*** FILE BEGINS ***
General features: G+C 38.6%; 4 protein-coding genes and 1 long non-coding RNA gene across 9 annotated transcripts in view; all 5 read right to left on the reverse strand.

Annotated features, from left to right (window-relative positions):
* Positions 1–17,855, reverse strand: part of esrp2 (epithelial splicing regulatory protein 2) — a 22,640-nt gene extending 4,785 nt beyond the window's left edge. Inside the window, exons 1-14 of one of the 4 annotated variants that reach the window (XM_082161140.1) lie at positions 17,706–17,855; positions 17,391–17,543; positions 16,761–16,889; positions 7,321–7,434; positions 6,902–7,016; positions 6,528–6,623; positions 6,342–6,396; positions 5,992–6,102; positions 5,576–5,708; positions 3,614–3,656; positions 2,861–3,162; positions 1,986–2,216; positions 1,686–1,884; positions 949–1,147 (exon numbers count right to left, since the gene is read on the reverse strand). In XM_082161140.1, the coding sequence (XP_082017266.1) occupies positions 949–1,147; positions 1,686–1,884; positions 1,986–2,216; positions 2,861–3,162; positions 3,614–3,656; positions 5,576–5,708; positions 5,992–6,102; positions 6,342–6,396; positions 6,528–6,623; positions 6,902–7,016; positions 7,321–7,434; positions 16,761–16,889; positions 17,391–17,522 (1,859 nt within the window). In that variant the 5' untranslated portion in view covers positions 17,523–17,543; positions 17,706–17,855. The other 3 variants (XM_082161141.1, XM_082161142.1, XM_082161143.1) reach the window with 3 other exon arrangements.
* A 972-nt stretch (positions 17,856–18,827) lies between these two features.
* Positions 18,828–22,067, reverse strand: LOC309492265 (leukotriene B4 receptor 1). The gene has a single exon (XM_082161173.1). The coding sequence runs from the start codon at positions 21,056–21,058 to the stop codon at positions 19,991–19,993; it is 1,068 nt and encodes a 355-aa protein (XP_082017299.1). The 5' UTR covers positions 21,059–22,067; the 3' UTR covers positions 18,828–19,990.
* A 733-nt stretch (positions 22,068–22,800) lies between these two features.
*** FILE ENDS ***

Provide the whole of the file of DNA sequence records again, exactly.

General features: G+C 38.6%; 4 protein-coding genes and 1 long non-coding RNA gene across 9 annotated transcripts in view; all 5 read right to left on the reverse strand.

Annotated features, from left to right (window-relative positions):
* Positions 1–17,855, reverse strand: part of esrp2 (epithelial splicing regulatory protein 2) — a 22,640-nt gene extending 4,785 nt beyond the window's left edge. Inside the window, exons 1-14 of one of the 4 annotated variants that reach the window (XM_082161140.1) lie at positions 17,706–17,855; positions 17,391–17,543; positions 16,761–16,889; positions 7,321–7,434; positions 6,902–7,016; positions 6,528–6,623; positions 6,342–6,396; positions 5,992–6,102; positions 5,576–5,708; positions 3,614–3,656; positions 2,861–3,162; positions 1,986–2,216; positions 1,686–1,884; positions 949–1,147 (exon numbers count right to left, since the gene is read on the reverse strand). In XM_082161140.1, the coding sequence (XP_082017266.1) occupies positions 949–1,147; positions 1,686–1,884; positions 1,986–2,216; positions 2,861–3,162; positions 3,614–3,656; positions 5,576–5,708; positions 5,992–6,102; positions 6,342–6,396; positions 6,528–6,623; positions 6,902–7,016; positions 7,321–7,434; positions 16,761–16,889; positions 17,391–17,522 (1,859 nt within the window). In that variant the 5' untranslated portion in view covers positions 17,523–17,543; positions 17,706–17,855. The other 3 variants (XM_082161141.1, XM_082161142.1, XM_082161143.1) reach the window with 3 other exon arrangements.
* A 972-nt stretch (positions 17,856–18,827) lies between these two features.
* Positions 18,828–22,067, reverse strand: LOC309492265 (leukotriene B4 receptor 1). The gene has a single exon (XM_082161173.1). The coding sequence runs from the start codon at positions 21,056–21,058 to the stop codon at positions 19,991–19,993; it is 1,068 nt and encodes a 355-aa protein (XP_082017299.1). The 5' UTR covers positions 21,059–22,067; the 3' UTR covers positions 18,828–19,990.
* A 733-nt stretch (positions 22,068–22,800) lies between these two features.